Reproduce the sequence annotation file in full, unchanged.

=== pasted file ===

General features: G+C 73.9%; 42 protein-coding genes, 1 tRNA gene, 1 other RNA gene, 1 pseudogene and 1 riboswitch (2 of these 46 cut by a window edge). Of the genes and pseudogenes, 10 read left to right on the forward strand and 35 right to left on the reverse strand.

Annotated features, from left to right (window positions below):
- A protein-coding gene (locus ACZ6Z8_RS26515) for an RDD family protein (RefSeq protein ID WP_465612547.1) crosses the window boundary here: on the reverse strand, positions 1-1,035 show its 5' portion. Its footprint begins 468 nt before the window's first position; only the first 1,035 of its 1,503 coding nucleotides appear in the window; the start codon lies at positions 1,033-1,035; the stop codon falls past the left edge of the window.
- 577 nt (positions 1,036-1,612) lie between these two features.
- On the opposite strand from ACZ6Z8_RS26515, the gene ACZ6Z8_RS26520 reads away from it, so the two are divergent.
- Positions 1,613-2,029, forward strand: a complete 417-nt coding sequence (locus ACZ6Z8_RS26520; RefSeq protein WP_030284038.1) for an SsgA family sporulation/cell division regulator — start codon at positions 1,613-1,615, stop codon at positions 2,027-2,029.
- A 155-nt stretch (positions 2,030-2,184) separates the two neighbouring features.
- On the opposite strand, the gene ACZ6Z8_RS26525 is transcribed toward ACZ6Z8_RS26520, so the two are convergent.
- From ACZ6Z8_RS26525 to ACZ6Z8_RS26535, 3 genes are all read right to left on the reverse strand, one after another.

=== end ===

General features: G+C 73.9%; 42 protein-coding genes, 1 tRNA gene, 1 other RNA gene, 1 pseudogene and 1 riboswitch (2 of these 46 cut by a window edge). Of the genes and pseudogenes, 10 read left to right on the forward strand and 35 right to left on the reverse strand.

Annotated features, from left to right (window positions below):
- A protein-coding gene (locus ACZ6Z8_RS26515) for an RDD family protein (RefSeq protein ID WP_465612547.1) crosses the window boundary here: on the reverse strand, positions 1-1,035 show its 5' portion. Its footprint begins 468 nt before the window's first position; only the first 1,035 of its 1,503 coding nucleotides appear in the window; the start codon lies at positions 1,033-1,035; the stop codon falls past the left edge of the window.
- 577 nt (positions 1,036-1,612) lie between these two features.
- On the opposite strand from ACZ6Z8_RS26515, the gene ACZ6Z8_RS26520 reads away from it, so the two are divergent.
- Positions 1,613-2,029, forward strand: a complete 417-nt coding sequence (locus ACZ6Z8_RS26520; RefSeq protein WP_030284038.1) for an SsgA family sporulation/cell division regulator — start codon at positions 1,613-1,615, stop codon at positions 2,027-2,029.
- A 155-nt stretch (positions 2,030-2,184) separates the two neighbouring features.
- On the opposite strand, the gene ACZ6Z8_RS26525 is transcribed toward ACZ6Z8_RS26520, so the two are convergent.
- From ACZ6Z8_RS26525 to ACZ6Z8_RS26535, 3 genes are all read right to left on the reverse strand, one after another.